In the past few days, obesity drug Qnexa being developed by Vivus, Inc. (NASDAQ:VVUS) drew quite some attention from mass media. The recent Qnexa Phase III data showed both high efficacy and good safety. There is an important aspect here, and that is that it puts two other drug companies in the hot seat. Orexigen Therapeutics Inc. (NASDAQ: OREX) met its weight loss targets in late stage studies and it has previously given an early-2010 for when it seeks FDA approval. Arena Pharmaceuticals Inc. (NASDAQ: ARNA) is also developing a weight loss treatment which will release phase III data soon. Vivus share price still has good upside potential, several incoming catalysts are now on the horizon :
1. Four conference presentations in September.
2. Arena will release phase III data for its obesity drug by the end of September.
3. Rumor of partnership/buyout.
4. Institutes are loading now, and the daytraders will eventually get out.
5. More analysts upgrade is almost a sure thing.
6. Another drug Vivus is developing-Avanafil should get its phase III data out this fall. Any good news out of that trial will increase the value of VVUS.
A recent study carried out in part by the U.S. Centers for Disease Control and Prevention found that obesity-related diseases account for nearly 10 percent of all medical spending in the United States, or an estimated $147 billion a year. A new diet drug in the U.S. will have a market that might be worth $10 billion annually for a safe therapy that helps patients lose 10 percent of their weight in a year, said Needham & Co. Analyst Mark Monane. Global obesity levels, linked to rising rates of diabetes and heart disease, will swell 75 percent to 700 million people by 2015, according to the World Health Organization.
The studies included more than 3,750 patients taking a mix of three doses and placebo. Patients taking Qnexa, on average, reduced their weight by up to 14.7 percent in one trial, while the drug also prompted improvement in blood pressure and diabetes risk factors.
A second year-long trial of 2,487 obese patients with concomitant conditions such as diabetes, showed those who took Qnexa had an average weight loss of 30 pounds, or 13.2 percent of body weight, compared with a percentage weight loss of 2.4 percent for the placebo group.
Patients who took a lower dose of the drug lost 24 pounds, or 10.5 percent of their body weight.In both studies, patients taking placebo lost less than 3 percent of their weight.
Vivus said the results support the company's plan to ask for Food and Drug Administration approval by the end of 2009. That could put the company's application ahead of a key competitor, Orexigen Therapeutics Inc.'s Contrave.
Side effects in the Qnexa trials is very mild,which included dry mouth, tingling, constipation, altered taste and insomnia. Reported drug-related instances of depression and depressed mood adverse events of a moderate to severe nature were less than 2 percent and were similar among patients in the Qnexa and placebo groups, while monthly assessments showed no signal for suicidal risk.
JMP Securities has estimated that Qnexa, for which Vivus has said it would seek U.S. Regulatory approval later this year, could have worldwide sales of $1.5 billion in 2015.
The results are among the strongest ever seen in an obesity drug trial and came without the serious side effects seen in other obesity products such as Acomplia, an obesity drug developed by Sanofi-Aventis SA which never reached the U.S. market because it caused mental problems.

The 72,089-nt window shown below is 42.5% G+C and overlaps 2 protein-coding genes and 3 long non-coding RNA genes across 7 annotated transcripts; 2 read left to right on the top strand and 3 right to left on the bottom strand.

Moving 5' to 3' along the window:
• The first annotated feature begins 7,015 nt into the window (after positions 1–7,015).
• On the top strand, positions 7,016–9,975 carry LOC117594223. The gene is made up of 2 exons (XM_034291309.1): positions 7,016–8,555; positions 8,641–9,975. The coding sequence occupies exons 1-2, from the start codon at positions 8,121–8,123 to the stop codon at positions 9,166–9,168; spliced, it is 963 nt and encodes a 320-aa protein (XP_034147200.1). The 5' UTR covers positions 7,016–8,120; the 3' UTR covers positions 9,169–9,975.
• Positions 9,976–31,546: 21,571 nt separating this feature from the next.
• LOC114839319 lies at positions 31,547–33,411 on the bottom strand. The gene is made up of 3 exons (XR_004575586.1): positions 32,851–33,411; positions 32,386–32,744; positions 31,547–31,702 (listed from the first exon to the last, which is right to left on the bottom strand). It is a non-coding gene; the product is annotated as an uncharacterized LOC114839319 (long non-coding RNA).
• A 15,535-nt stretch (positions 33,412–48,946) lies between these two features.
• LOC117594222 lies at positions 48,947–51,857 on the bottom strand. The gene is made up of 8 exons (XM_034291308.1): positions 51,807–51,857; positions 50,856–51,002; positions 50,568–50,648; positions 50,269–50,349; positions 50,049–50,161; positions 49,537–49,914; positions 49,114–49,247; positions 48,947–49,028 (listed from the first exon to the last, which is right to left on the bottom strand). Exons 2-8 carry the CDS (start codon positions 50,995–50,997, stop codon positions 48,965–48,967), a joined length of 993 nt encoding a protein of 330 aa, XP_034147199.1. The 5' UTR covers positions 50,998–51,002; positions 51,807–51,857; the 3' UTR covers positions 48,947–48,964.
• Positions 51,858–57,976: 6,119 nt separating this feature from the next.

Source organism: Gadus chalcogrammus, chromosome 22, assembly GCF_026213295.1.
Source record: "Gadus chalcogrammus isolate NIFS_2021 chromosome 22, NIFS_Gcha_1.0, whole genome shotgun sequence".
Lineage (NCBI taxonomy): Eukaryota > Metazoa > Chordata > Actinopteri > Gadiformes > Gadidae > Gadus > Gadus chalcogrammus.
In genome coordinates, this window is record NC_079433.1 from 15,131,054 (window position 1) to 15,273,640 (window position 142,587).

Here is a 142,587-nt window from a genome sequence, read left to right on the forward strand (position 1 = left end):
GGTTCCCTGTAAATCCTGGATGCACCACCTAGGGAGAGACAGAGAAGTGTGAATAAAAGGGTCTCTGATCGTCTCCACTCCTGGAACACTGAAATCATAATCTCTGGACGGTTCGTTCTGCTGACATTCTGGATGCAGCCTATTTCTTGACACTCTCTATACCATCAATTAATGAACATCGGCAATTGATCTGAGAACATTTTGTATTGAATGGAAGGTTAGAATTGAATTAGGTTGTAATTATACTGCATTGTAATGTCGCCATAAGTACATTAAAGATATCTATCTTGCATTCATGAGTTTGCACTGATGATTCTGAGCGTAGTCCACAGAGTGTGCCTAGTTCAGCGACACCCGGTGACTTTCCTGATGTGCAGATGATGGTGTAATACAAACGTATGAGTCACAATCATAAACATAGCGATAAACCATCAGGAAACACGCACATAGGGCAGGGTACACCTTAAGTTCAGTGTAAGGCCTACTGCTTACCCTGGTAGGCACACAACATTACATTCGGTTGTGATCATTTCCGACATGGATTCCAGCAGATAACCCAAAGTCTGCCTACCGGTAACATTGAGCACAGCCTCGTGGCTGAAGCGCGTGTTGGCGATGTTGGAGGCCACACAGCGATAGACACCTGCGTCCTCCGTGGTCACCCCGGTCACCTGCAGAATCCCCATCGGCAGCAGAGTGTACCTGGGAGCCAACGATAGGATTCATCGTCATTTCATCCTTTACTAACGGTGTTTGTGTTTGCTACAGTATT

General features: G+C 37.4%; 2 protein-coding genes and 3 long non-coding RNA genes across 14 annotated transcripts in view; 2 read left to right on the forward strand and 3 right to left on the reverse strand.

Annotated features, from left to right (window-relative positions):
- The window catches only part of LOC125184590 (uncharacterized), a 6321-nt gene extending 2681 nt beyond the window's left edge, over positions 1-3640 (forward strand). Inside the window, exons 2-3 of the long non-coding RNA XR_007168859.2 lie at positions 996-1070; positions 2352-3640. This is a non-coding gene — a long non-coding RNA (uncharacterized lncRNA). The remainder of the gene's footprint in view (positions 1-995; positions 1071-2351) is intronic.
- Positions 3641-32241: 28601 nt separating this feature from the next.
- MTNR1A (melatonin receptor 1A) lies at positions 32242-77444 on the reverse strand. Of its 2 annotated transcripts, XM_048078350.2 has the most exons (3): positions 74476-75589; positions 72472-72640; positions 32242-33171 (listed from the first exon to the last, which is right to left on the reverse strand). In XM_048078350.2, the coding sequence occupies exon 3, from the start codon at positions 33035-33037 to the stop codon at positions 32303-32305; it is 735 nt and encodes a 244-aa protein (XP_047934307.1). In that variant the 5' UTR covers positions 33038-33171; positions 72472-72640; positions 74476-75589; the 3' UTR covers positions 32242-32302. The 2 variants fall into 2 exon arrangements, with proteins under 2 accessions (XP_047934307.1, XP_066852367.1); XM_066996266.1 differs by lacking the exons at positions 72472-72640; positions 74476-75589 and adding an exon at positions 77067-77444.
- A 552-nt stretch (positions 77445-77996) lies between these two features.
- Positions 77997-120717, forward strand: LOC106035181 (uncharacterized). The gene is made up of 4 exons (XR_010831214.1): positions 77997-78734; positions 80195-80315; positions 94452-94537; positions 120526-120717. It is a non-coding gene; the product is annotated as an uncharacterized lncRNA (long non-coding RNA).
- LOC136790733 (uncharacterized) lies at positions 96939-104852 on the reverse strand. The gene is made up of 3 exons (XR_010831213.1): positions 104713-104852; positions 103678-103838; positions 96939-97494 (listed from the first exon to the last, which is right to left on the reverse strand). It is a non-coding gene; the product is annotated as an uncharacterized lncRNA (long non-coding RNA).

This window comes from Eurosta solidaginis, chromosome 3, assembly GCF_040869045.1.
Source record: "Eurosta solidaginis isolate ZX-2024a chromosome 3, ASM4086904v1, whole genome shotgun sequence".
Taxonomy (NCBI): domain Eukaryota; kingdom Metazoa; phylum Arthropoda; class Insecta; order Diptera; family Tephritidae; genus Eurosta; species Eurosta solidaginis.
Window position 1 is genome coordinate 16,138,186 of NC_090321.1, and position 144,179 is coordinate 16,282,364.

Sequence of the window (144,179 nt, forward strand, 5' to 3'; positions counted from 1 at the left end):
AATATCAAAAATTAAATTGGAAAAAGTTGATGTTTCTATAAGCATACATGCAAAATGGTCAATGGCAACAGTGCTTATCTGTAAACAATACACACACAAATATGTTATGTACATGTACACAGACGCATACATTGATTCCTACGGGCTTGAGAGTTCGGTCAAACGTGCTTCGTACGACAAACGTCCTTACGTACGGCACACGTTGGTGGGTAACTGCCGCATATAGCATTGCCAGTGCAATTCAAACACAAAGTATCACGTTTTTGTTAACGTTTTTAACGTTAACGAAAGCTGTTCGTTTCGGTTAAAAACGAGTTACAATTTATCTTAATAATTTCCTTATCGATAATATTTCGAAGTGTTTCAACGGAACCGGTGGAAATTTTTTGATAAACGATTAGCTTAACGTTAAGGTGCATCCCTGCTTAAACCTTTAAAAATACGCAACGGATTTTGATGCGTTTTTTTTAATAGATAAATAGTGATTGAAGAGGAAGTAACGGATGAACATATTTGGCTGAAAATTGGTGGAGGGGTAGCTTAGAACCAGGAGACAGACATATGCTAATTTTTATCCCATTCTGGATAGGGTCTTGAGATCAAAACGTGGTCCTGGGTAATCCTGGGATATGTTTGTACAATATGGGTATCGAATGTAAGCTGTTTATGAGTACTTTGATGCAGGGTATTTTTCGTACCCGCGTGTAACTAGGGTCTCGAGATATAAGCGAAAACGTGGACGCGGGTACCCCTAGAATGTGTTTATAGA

The results will form the basis of a marketing application with U.S. regulators later this year.
Analysts expect the drug to be a "blockbuster," meaning it will generate annual sales of more than $1 billion.
"The weight loss is much more impressive than that seen with other drugs now on the market or in development," said Adam Cutler, an analyst at Canaccord Adams. "I think it's safe to call this the best."
The marketed diet drugs Xenical and Meridia cut body weight by 4 percent to 5 percent, while products being developed by Arena Pharmaceuticals Inc (ARNA) and Orexigen Therapeutics Inc (OREX) produce only moderately "high-single digit" weight loss, he said.
"I think this is a game-changer," said Leland Wilson, the company's chief executive, in an interview. "This will change the way people look at obesity, the way payers pay for it, and we think it will have a major impact on health."
Positing a hypothetical example of what patients might expect from Qnexa, Vivus said a typical 51-year-old female weighing 250 pounds would lose 37 pounds, reduce her blood pressure and risk for diabetes, increase good cholesterol 21 percent and reduce bad cholesterol 18 percent.
In clinical terms, that means the average risk of having a major heart event within the next 10 years drops from 27 percent to 7 percent, Vivus said.
Wilson said the company plans to begin immediate partnership discussions with big pharmaceuticals companies and given the huge potential patient population -- more than a third of Americans are obese -- he expects to negotiate a "state of the art deal."
"We've had high interest from pharmaceutical companies, but we were all waiting for these results," he said. "Now serious negotiations can begin." Wilson is optimistic that Qnexa's strong data will capture the industry's attention. Although Vivus is looking for a sales partner, larger companies may be more interested in buying the company outright, a situation that is familiar to Wilson.